Authors: Uieda, Leonardo, Observatorio Nacional; Oliveira Jr, Vanderlei C., Observatorio Nacional; Barbosa, V
Solid Earth geophysics is the science of using physical observations of the Earth to infer its inner structure. Generally, this is done with a variety of numerical modeling techniques and inverse problems. The development of new algorithms usually involves copy and pasting of code, which leads to errors and poor code reuse. Added to this is a modeling pipeline composed of various tools that don't communicate with each other (Fortran/C for computations, large complicated I/O files, Matlab/VTK for visualization, etc).
Fatiando a Terra is a Python library that aims to unify the modeling pipeline inside of the Python language. This allows users to replace the traditional shell scripting with more versatile and powerful Python scripting. Together with the new IPython notebook, Fatiando a Terra can integrate all stages of the geophysical modeling process, like data pre-processing, inversion, statistical analysis, and visualization. However, the library can also be used for quickly developing stand-alone programs that can be integrated into existing pipelines. Plus, because functions inside Fatiando a Terra use a common data and mesh format, existing algorithms can be combined and new ideas can build upon existing functionality. This flexibility facilitates reproducible computations, prototyping of new algorithms, and interactive teaching exercises.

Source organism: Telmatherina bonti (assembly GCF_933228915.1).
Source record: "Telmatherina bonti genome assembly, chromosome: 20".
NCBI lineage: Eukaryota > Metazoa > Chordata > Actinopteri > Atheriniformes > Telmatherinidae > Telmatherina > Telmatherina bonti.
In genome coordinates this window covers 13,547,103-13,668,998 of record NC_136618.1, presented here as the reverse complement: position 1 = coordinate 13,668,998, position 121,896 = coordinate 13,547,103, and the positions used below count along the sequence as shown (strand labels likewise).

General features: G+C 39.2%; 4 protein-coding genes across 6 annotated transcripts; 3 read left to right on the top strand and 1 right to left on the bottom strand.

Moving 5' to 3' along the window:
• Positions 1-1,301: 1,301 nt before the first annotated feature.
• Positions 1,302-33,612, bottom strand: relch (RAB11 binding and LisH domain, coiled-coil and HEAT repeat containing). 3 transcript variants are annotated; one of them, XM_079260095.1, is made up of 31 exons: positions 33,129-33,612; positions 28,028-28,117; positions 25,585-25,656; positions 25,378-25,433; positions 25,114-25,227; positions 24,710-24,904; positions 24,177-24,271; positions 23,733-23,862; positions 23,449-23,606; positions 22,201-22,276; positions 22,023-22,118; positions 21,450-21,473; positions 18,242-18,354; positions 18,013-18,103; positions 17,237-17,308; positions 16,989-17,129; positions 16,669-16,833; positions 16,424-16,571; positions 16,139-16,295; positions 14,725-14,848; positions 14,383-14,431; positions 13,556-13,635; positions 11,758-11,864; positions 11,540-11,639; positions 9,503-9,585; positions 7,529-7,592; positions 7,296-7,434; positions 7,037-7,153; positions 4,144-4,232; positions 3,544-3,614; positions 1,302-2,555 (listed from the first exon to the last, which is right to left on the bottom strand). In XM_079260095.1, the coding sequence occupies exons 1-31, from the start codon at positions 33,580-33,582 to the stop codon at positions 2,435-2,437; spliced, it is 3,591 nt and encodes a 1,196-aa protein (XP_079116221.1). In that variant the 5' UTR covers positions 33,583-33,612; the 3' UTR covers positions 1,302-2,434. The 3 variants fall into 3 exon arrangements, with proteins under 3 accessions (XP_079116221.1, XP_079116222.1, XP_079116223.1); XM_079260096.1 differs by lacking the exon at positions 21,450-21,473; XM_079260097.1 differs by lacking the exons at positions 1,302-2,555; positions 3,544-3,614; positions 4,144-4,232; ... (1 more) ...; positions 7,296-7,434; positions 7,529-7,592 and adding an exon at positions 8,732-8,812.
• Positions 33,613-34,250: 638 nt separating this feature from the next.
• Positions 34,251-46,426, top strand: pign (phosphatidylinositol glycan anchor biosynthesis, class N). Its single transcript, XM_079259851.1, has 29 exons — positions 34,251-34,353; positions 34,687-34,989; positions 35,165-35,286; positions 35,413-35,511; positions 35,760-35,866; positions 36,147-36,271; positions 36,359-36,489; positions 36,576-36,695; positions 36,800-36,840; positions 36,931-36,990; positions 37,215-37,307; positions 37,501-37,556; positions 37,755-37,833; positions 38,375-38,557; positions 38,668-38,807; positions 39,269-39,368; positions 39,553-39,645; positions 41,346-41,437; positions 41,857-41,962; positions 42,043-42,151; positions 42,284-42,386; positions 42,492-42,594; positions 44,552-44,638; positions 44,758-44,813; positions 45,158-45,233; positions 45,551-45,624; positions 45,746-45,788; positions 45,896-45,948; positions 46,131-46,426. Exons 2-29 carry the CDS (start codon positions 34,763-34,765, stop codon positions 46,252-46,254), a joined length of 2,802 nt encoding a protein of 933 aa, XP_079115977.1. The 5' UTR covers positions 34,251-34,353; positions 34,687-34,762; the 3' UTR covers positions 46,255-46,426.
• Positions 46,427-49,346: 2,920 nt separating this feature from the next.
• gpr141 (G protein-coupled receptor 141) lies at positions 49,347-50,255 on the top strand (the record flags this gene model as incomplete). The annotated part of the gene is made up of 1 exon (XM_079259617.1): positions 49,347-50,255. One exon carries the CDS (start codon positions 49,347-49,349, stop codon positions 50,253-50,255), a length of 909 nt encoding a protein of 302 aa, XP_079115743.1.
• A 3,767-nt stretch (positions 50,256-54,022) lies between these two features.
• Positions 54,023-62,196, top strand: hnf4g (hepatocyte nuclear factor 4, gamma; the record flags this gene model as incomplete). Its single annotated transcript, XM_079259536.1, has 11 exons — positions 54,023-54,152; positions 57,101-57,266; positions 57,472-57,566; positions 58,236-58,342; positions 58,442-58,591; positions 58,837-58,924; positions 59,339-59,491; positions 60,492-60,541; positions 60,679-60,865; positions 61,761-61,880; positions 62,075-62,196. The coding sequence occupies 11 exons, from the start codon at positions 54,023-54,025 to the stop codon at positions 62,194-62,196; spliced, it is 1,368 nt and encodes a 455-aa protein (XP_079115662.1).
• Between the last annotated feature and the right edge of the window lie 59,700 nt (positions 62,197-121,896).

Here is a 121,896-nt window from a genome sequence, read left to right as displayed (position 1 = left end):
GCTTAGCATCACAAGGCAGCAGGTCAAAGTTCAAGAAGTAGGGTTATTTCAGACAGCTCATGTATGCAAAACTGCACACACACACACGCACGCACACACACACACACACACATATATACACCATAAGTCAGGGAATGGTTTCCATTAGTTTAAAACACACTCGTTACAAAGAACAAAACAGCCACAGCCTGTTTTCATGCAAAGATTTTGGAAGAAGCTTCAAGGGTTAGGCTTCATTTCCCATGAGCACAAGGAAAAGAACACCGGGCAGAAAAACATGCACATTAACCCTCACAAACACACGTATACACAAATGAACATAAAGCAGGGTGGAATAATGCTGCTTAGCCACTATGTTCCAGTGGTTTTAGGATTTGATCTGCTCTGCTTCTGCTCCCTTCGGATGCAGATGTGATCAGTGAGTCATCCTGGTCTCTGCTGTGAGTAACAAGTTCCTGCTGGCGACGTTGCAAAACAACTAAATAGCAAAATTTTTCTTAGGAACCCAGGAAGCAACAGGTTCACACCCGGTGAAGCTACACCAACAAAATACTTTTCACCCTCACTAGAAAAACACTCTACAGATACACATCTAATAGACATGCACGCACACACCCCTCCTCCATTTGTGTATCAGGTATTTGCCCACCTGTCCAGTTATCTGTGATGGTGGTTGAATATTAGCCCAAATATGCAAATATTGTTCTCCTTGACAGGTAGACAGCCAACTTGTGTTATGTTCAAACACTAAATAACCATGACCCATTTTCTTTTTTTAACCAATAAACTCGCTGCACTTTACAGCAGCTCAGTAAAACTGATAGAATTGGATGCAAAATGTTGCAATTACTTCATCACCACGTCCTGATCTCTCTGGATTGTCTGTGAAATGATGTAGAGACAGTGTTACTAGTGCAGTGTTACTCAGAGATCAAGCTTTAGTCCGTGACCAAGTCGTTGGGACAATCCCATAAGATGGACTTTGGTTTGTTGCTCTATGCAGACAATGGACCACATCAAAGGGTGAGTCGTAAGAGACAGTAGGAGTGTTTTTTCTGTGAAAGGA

Although the project has so far focused on potential field methods (gravity and magnetics), some numerical tools for other geophysical methods have been developed as well. The library already contains: fast implementations of forward modeling algorithms (using Numpy and Cython), generic inverse problem solvers, unified geometry classes (prism meshes, polygons, etc), functions to automate repetitive plotting tasks with Matplotlib (automatic griding, simple GUIs, picking, projections, etc) and Mayavi (automatic conversion of geometry classes to VTK, drawing continents, etc). In the future, we plan to continuously implement classic and state-of-the-art algorithms as well as sample problems to help teach geophysics.